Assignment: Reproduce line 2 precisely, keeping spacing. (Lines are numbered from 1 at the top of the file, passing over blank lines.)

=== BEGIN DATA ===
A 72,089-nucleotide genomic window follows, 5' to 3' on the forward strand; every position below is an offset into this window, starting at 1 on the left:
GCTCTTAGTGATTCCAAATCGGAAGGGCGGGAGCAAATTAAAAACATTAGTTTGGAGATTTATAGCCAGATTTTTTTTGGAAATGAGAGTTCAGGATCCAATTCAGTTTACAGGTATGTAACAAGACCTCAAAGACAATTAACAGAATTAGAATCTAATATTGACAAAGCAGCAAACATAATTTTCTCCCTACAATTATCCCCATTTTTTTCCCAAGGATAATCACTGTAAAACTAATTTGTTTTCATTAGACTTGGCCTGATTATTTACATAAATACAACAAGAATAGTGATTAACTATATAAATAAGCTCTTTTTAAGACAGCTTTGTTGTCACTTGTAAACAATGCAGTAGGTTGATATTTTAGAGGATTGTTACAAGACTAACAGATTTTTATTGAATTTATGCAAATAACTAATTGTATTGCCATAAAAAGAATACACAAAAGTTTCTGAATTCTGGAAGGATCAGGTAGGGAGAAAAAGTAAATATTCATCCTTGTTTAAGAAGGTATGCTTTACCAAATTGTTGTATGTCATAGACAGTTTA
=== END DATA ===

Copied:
GCTCTTAGTGATTCCAAATCGGAAGGGCGGGAGCAAATTAAAAACATTAGTTTGGAGATTTATAGCCAGATTTTTTTTGGAAATGAGAGTTCAGGATCCAATTCAGTTTACAGGTATGTAACAAGACCTCAAAGACAATTAACAGAATTAGAATCTAATATTGACAAAGCAGCAAACATAATTTTCTCCCTACAATTATCCCCATTTTTTTCCCAAGGATAATCACTGTAAAACTAATTTGTTTTCATTAGACTTGGCCTGATTATTTACATAAATACAACAAGAATAGTGATTAACTATATAAATAAGCTCTTTTTAAGACAGCTTTGTTGTCACTTGTAAACAATGCAGTAGGTTGATATTTTAGAGGATTGTTACAAGACTAACAGATTTTTATTGAATTTATGCAAATAACTAATTGTATTGCCATAAAAAGAATACACAAAAGTTTCTGAATTCTGGAAGGATCAGGTAGGGAGAAAAAGTAAATATTCATCCTTGTTTAAGAAGGTATGCTTTACCAAATTGTTGTATGTCATAGACAGTTTA